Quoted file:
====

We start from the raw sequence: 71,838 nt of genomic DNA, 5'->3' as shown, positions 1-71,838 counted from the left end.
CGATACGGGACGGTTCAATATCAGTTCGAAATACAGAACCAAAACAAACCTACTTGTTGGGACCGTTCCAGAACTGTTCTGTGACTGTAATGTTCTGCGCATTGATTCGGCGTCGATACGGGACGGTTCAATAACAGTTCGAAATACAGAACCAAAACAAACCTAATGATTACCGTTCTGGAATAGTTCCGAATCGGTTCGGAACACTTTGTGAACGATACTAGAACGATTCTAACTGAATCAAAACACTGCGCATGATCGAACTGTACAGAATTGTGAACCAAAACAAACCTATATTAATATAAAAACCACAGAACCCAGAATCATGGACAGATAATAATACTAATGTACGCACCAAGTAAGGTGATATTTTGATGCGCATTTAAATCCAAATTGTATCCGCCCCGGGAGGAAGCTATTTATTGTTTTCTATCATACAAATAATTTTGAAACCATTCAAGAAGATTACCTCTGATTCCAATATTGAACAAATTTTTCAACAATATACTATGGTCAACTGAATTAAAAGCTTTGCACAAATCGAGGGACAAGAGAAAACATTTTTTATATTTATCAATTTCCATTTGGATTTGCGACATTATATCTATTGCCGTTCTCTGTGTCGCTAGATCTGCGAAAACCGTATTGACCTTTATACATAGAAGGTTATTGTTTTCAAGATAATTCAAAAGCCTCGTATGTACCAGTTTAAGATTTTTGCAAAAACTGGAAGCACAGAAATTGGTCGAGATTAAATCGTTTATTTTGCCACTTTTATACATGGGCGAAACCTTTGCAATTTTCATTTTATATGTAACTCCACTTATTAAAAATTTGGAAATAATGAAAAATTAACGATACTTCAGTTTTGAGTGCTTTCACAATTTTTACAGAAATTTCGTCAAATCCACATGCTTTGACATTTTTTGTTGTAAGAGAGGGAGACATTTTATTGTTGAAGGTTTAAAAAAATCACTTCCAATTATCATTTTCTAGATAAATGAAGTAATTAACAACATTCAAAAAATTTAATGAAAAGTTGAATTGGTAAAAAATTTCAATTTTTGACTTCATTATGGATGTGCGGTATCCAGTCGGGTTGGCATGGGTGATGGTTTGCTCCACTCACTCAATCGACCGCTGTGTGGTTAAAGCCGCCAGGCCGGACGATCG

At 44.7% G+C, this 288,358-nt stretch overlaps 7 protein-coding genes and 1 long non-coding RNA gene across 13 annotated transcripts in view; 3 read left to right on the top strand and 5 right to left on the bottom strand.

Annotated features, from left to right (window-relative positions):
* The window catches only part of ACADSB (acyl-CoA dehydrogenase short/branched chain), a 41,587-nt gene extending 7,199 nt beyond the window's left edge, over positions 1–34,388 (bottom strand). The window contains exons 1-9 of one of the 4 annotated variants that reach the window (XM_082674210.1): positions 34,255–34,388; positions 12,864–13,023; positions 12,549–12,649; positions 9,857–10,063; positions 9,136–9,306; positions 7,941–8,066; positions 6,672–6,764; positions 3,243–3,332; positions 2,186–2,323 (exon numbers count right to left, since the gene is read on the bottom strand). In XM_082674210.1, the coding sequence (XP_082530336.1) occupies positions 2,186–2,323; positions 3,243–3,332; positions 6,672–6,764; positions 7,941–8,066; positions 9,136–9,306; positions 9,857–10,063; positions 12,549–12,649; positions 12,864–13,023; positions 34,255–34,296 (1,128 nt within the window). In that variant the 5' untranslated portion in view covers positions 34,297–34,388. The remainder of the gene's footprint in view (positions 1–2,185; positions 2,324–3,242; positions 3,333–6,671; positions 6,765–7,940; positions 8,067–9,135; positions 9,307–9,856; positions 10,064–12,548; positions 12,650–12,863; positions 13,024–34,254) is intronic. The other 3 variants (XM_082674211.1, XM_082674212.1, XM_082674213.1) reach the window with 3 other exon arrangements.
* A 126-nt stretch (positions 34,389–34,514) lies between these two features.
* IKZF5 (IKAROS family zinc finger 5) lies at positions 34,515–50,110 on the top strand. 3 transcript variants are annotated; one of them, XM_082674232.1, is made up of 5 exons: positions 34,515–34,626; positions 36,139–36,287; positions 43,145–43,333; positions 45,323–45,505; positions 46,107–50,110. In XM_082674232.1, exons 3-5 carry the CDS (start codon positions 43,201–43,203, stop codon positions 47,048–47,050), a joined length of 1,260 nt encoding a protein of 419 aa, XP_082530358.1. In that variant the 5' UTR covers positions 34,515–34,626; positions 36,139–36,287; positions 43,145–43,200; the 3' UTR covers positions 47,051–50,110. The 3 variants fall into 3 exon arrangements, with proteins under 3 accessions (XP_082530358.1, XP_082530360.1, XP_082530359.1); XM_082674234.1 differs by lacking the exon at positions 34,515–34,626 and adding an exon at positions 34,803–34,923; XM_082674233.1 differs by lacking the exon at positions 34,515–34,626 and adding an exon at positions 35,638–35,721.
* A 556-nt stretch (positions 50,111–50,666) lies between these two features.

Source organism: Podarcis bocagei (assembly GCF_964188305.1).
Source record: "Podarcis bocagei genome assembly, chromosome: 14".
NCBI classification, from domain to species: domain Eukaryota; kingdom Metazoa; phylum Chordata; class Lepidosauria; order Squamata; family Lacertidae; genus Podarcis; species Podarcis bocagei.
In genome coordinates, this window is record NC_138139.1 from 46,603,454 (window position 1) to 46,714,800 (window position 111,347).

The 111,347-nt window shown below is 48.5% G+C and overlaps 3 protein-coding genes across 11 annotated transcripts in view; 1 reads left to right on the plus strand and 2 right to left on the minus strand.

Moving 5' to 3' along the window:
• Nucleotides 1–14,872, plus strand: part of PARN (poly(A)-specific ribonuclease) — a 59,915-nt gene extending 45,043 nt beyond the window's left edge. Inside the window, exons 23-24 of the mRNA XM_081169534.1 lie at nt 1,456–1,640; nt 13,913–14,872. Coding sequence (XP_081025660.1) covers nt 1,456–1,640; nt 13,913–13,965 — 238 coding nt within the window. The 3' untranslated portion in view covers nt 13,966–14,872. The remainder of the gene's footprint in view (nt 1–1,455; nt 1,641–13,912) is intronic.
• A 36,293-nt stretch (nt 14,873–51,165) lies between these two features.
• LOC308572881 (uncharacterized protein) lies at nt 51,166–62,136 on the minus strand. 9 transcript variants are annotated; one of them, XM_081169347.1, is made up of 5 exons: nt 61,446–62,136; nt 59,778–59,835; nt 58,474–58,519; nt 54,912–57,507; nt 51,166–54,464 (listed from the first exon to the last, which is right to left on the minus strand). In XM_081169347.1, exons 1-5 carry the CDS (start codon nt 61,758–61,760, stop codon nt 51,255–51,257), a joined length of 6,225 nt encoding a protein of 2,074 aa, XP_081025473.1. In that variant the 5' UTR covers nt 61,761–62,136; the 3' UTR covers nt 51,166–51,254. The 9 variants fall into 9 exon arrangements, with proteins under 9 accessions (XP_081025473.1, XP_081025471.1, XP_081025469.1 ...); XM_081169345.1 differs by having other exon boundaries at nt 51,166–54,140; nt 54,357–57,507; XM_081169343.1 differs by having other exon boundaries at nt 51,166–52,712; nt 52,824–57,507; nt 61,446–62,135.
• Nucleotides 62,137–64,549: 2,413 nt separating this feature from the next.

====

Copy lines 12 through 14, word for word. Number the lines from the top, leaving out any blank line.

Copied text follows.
In genome coordinates, this window is record NC_138139.1 from 46,603,454 (window position 1) to 46,714,800 (window position 111,347).

The 111,347-nt window shown below is 48.5% G+C and overlaps 3 protein-coding genes across 11 annotated transcripts in view; 1 reads left to right on the plus strand and 2 right to left on the minus strand.

Moving 5' to 3' along the window: